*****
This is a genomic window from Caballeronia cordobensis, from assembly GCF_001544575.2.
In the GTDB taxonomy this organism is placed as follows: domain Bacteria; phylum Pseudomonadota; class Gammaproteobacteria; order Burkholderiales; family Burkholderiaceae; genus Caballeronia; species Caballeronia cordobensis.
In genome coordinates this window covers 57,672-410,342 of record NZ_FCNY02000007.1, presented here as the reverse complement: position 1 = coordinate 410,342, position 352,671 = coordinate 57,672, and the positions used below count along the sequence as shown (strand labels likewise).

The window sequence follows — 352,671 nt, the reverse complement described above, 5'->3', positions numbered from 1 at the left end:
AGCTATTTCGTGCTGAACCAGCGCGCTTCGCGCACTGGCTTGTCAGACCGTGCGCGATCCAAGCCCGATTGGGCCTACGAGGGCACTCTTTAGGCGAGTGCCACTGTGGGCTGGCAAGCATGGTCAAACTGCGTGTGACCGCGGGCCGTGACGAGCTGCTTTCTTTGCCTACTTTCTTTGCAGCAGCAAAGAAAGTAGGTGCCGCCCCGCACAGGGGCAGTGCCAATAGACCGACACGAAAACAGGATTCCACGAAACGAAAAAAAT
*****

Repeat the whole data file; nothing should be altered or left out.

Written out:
This is a genomic window from Caballeronia cordobensis, from assembly GCF_001544575.2.
In the GTDB taxonomy this organism is placed as follows: domain Bacteria; phylum Pseudomonadota; class Gammaproteobacteria; order Burkholderiales; family Burkholderiaceae; genus Caballeronia; species Caballeronia cordobensis.
In genome coordinates this window covers 57,672-410,342 of record NZ_FCNY02000007.1, presented here as the reverse complement: position 1 = coordinate 410,342, position 352,671 = coordinate 57,672, and the positions used below count along the sequence as shown (strand labels likewise).

The window sequence follows — 352,671 nt, the reverse complement described above, 5'->3', positions numbered from 1 at the left end:
AGCTATTTCGTGCTGAACCAGCGCGCTTCGCGCACTGGCTTGTCAGACCGTGCGCGATCCAAGCCCGATTGGGCCTACGAGGGCACTCTTTAGGCGAGTGCCACTGTGGGCTGGCAAGCATGGTCAAACTGCGTGTGACCGCGGGCCGTGACGAGCTGCTTTCTTTGCCTACTTTCTTTGCAGCAGCAAAGAAAGTAGGTGCCGCCCCGCACAGGGGCAGTGCCAATAGACCGACACGAAAACAGGATTCCACGAAACGAAAAAAAT